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How to keep your penis healthy and strong

March 3, 2020 • read

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How to keep your penis healthy and strong

 You only get one penis, and like every other part of the body it needs to be taken care of. Not just to safeguard your sex life, but to ensure good overall health. Luckily, figuring out how to keep your penis healthy and strong isn’t that hard. Eating well, staying active and practicing safe sex and proper hygiene are the core components. Here’s everything you need to know to take care of your penis, and the most common things that can go wrong with it.

What does a normal penis look like?

There’s a wide range of “normal” when it comes to penises. Whether circumcised or uncircumcised, penises come in all lengths, girths and colours. Many penises also have veins running through them, which can give them a bumpy or veiny appearance in certain areas. There’s even variation when it comes to the directions they point in. So unless a doctor has told you otherwise, your penis is probably normal.

How to take care of your penis

In addition to eating well and exercising, there are a couple of crucial things every man should do to care for his penis. The first is to maintain a healthy penis head and shaft with proper hygiene. Luckily, this is easy to do by washing the area with warm water once a day.

The other key aspect of penis health is safeguarding yourself against sexually transmitted infections (STIs). Get vaccinated against STIs such as the Human Papillomavirus (HPV), and practice safe sex by using condoms with new sexual partners. And in case of a suspected penis infection, seek treatment immediately. Yes, it can seem embarrassing, but most issues get worse with time, not better.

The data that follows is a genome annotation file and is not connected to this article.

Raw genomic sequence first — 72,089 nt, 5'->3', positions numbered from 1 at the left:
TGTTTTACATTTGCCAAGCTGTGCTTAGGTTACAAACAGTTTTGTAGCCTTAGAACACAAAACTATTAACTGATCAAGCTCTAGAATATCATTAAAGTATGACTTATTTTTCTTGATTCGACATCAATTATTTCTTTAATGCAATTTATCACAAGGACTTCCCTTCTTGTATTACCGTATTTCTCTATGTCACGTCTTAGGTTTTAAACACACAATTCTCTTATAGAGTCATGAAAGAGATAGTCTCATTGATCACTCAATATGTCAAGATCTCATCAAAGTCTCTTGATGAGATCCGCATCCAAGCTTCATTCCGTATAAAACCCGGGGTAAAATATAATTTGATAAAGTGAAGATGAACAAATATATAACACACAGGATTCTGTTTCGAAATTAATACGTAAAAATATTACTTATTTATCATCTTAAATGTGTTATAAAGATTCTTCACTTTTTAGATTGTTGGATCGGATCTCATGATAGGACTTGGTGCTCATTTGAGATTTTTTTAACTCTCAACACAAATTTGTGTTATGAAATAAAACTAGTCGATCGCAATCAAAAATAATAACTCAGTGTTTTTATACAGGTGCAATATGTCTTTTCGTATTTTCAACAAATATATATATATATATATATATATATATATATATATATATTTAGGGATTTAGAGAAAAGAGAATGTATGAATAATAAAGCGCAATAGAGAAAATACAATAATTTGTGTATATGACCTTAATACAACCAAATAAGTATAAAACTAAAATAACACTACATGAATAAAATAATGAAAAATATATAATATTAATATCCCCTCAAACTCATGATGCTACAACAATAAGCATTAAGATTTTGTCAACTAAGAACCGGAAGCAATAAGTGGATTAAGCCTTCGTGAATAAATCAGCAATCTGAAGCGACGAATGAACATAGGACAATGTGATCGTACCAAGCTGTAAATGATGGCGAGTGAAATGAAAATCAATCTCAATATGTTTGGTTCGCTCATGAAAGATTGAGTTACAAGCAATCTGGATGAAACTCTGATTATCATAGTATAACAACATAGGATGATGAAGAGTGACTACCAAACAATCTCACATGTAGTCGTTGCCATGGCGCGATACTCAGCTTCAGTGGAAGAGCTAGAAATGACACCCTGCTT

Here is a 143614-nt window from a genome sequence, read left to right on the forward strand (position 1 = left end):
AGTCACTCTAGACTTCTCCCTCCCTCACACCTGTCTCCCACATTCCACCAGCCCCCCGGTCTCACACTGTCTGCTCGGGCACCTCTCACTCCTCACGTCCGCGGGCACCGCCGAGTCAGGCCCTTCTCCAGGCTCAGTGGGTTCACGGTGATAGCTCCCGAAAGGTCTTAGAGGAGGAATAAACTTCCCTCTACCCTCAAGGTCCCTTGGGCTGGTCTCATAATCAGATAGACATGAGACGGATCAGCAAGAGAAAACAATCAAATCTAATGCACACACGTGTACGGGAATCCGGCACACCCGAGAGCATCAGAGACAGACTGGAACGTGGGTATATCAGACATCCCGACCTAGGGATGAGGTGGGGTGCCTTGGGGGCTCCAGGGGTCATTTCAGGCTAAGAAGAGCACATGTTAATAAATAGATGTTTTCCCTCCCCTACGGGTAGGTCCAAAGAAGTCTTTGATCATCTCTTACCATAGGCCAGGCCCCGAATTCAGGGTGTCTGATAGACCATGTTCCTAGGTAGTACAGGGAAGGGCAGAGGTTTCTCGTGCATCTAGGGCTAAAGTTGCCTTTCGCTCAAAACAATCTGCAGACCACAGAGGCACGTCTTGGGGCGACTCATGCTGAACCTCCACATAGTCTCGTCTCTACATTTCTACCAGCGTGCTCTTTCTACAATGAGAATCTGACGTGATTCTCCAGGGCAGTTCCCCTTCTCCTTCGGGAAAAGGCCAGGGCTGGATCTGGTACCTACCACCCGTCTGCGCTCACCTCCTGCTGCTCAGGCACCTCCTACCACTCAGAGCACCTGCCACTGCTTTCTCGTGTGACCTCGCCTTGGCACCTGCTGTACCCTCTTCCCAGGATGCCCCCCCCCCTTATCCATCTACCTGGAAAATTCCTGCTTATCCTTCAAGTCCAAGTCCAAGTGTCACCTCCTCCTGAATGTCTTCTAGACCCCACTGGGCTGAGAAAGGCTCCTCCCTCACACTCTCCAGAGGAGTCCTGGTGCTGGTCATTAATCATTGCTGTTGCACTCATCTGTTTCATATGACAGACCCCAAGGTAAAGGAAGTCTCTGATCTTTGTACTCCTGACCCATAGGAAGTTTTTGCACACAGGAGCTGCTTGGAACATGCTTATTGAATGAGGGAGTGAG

Penis conditions & diseases 

Any sudden changes in the appearance or function of the penisproblems with the skin such as a change in colour or texture, or the development of a rash, for example, should be discussed with a doctor. Here are some of the most common penis health problems and their treatments. 

Peyronie’s disease

This largely unknown, but surprisingly common penile disorder is thought to affect up to nine percent of Canadian men, usually after the age of 40. With Peyronie’s disease, the penis often becomes misshapen or bent over time, and many sufferers report feeling pain in their penis. Other symptoms can include a shortening of the penis, an hourglass shape in part of the shaft, and erectile dysfunction. This is the result of a buildup of plaque inside the walls of the penis which causes scar tissue. Doctors don’t fully understand the underlying causes of Peyronie’s disease however. Treatment can involve injections or surgery.

Phimosis

Phimosis is a problem affecting uncircumcised penises. It happens when a man or a boy isn’t able to pull down the foreskin covering the head of his penis. While a boy normally isn’t really able to retract his foreskin until about the age of seven, phimosis later in life is an issue. Being unable to retract the foreskin causes problems cleaning the penis. This can result in penile skin infections and even cysts. Phimosis can also make urinating or getting an erection difficult. Treatment varies from applying topical creams to daily manual retraction of the foreskin. For those experiencing chronic issues, doctors will likely recommend circumcision.

Priapism

Priapism is a type of erectile dysfunction. It happens when blood gets trapped in the penis, resulting in a sustained and usually painful erection. Priapism can be brought on by some drugs and medications, or certain underlying health conditions such as sickle cell anemia. In all cases it requires immediate medical treatment.